ALBANY, Ga. — The city of Albany had a rare opportunity when it came to filling the Planning and Development Services director’s position that’s been vacant since Howard Brown left more than two years ago: A chance to hire a qualified candidate who’s not only familiar with the area but wants to be here.
City Manager James Taylor pulled the trigger on bringing Paul Forgey on board, and Forgey’s used the 10 days since Oct. 29 to acclimate himself to his third-floor office in the Central Square Annex building and to familiarize himself with the issues that await him.
“Some will say it’s just goofy optimism, but I see the challenges here as opportunities,” Forgey said Thursday afternoon. “When you consider the city of Albany and all of Dougherty County, I think this is a great place to work. I’m one of those people who likes challenges, and I look forward to being one of the people — because no one gets anything done working alone — to collaborate, cooperate and work together to solve some of our issues.”
Forgey comes to Albany after working the last year as planning manager in Glynn County, under the leadership of former Lee County Administrator Alan Ours. But he’s familiar with Southwest Georgia, having worked 16 years with the Camilla-based Rural Development Commission, now Regional Commission.
“Part of the reason I left (the Southwest Georgia Regional Commission) was because this job in Albany was available,” the new Planning and Development Services director said. “But when they didn’t fill it immediately and Mr. Ours called to tell me about the position in Glynn County, well, I needed to work.
“I stayed in touch with staff here, and when they reopened this position, I applied right away. It took a while for things to finally work out, but I’m excited about the opportunity.”
A native of Tucson, Ariz., Forgey elected to accept a scholarship to the Savannah College of Art and Design over plans to attend the military academy at West Point. He earned dual degrees in historic preservation and architecture and accepted a position as a historic preservationist at Jekyll Island after graduating in 1990.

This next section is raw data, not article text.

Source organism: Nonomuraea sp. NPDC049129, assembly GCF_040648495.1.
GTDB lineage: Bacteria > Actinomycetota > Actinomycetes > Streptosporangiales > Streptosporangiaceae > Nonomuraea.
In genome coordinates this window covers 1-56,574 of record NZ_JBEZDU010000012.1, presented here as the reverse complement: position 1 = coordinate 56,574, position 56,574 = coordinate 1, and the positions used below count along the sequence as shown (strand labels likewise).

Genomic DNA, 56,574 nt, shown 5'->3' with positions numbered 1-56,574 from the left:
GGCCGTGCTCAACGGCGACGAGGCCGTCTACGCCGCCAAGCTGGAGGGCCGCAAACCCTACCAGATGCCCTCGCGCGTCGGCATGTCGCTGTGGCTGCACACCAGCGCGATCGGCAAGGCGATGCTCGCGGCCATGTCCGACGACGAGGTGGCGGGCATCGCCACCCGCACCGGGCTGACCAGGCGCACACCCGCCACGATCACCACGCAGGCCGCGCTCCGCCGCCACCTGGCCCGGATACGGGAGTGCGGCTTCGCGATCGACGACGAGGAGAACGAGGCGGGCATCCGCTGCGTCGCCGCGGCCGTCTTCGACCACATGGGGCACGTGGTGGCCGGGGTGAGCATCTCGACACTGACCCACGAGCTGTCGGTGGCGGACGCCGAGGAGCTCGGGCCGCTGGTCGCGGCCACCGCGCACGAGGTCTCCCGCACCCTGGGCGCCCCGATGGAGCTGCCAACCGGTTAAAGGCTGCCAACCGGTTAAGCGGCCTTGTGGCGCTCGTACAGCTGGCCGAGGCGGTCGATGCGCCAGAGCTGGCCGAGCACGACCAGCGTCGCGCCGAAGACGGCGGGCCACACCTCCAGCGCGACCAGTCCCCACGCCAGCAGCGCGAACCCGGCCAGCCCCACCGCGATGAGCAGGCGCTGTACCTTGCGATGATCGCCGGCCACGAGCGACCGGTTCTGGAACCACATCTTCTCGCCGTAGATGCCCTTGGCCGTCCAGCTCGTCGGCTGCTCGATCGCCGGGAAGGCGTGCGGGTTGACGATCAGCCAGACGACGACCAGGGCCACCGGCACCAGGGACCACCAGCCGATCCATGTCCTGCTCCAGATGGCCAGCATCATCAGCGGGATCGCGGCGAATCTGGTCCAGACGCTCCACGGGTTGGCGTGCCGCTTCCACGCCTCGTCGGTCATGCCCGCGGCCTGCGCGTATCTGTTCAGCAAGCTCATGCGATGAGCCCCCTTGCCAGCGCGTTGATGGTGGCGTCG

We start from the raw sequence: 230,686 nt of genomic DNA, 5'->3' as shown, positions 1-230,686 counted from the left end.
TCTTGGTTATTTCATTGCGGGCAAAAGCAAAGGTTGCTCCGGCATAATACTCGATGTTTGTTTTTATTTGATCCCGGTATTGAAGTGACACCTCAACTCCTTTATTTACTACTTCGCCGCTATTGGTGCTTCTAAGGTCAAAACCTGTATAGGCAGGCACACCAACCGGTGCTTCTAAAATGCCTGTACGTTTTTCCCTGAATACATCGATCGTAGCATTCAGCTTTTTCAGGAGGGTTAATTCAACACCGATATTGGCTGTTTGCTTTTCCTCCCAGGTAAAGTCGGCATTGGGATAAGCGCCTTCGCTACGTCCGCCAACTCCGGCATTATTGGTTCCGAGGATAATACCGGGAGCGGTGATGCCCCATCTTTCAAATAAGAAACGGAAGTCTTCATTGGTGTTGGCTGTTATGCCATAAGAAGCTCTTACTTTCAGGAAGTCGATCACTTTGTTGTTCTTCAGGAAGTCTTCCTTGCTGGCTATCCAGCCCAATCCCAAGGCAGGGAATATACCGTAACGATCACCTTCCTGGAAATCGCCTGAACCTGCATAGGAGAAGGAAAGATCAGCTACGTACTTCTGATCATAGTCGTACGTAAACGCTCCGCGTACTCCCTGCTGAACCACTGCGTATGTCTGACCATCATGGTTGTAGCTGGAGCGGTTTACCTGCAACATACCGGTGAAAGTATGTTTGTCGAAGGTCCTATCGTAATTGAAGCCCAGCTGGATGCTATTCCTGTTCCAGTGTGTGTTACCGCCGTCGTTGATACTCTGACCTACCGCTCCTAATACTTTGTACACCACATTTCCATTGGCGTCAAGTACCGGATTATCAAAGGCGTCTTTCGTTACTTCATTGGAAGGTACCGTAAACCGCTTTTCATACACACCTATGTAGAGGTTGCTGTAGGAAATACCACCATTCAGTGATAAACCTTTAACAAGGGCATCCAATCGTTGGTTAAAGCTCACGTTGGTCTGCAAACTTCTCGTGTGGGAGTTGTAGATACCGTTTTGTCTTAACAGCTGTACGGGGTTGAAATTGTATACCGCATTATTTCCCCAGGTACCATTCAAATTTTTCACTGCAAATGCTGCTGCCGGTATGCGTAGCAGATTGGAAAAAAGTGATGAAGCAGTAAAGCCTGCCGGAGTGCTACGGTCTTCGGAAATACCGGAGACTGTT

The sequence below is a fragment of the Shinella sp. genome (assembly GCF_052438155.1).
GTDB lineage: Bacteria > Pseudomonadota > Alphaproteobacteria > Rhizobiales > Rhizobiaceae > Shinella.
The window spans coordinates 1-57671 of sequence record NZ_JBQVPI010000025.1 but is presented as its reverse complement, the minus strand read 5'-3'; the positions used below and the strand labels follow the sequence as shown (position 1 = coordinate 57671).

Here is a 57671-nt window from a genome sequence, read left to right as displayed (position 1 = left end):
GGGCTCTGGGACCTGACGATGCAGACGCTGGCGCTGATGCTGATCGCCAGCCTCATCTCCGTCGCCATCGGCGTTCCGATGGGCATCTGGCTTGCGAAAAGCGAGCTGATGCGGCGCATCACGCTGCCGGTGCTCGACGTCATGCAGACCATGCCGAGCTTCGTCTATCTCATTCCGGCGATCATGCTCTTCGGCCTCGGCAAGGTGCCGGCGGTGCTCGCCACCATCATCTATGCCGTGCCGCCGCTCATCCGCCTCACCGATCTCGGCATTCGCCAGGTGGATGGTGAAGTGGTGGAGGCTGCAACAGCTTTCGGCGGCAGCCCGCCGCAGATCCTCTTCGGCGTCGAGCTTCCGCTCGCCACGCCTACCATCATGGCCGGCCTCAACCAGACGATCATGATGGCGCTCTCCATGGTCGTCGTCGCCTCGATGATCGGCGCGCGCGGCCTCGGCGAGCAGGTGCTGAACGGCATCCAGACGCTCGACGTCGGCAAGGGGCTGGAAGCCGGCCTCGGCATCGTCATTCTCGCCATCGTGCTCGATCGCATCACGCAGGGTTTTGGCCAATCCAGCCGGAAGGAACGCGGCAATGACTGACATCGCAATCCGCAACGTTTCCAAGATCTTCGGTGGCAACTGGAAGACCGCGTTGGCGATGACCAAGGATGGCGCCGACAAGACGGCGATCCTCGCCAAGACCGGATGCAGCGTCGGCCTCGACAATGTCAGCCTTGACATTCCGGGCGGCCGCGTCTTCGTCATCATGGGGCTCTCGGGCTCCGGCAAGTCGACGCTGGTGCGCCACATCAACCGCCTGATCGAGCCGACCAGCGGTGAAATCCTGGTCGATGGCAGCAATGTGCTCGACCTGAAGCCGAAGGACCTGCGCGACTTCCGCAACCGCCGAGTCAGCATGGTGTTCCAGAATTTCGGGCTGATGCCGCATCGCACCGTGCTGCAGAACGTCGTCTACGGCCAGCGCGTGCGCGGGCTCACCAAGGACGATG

Forgey stayed at his position on the Georgia coast for five years before moving to Thomasville. He completed work toward a master’s degree in public administration at Valdosta State University before accepting the position with the Rural Development Center.
There, he worked closely with the various governments in the region, mostly on long-range planning projects.
“Each community in Southwest Georgia has its own quirky personality, and their leaders have opportunities to look for community-based solutions to their unique problems,” Forgey said. “With the RDC/Regional Commission, we worked with those communities on mostly long-range planning.
“One of the benefits of working in Glynn County was having an opportunity to work on more immediate issues. In long-range planning, it may take 10 to 20 years to see an issue resolved. Working in Albany, we will still focus on long-range planning, but I expect some of those plans to get bumped by more immediate needs.”
Forgey said he’s already started looking at such issues as updating Albany/Dougherty County’s zoning ordinances, many of which are outdated, and a city charter issue that allows large commercial vehicles to remain in residential neighborhoods for a period of eight hours a day. That issue surfaced at the Albany City Commission’s work session Tuesday.
“Over the last 15 years, I believe Albany has made immense strides,” he said. “I believe it has the potential to be a major secondary metropolitan area. I believe we have an obligation to not only make changes that will benefit the city over the long run, but to educate business owners and the general public why they should care about the community’s greater good and not just their own bottom line.
“I think I have the ability to help make some positive changes here. But I’m well aware that it can’t be — it won’t be — just me. There are some talented people in place here who have been here a long time, and they’re here because they want to be. Together I think we can make some positive changes that will impact the people of this community.”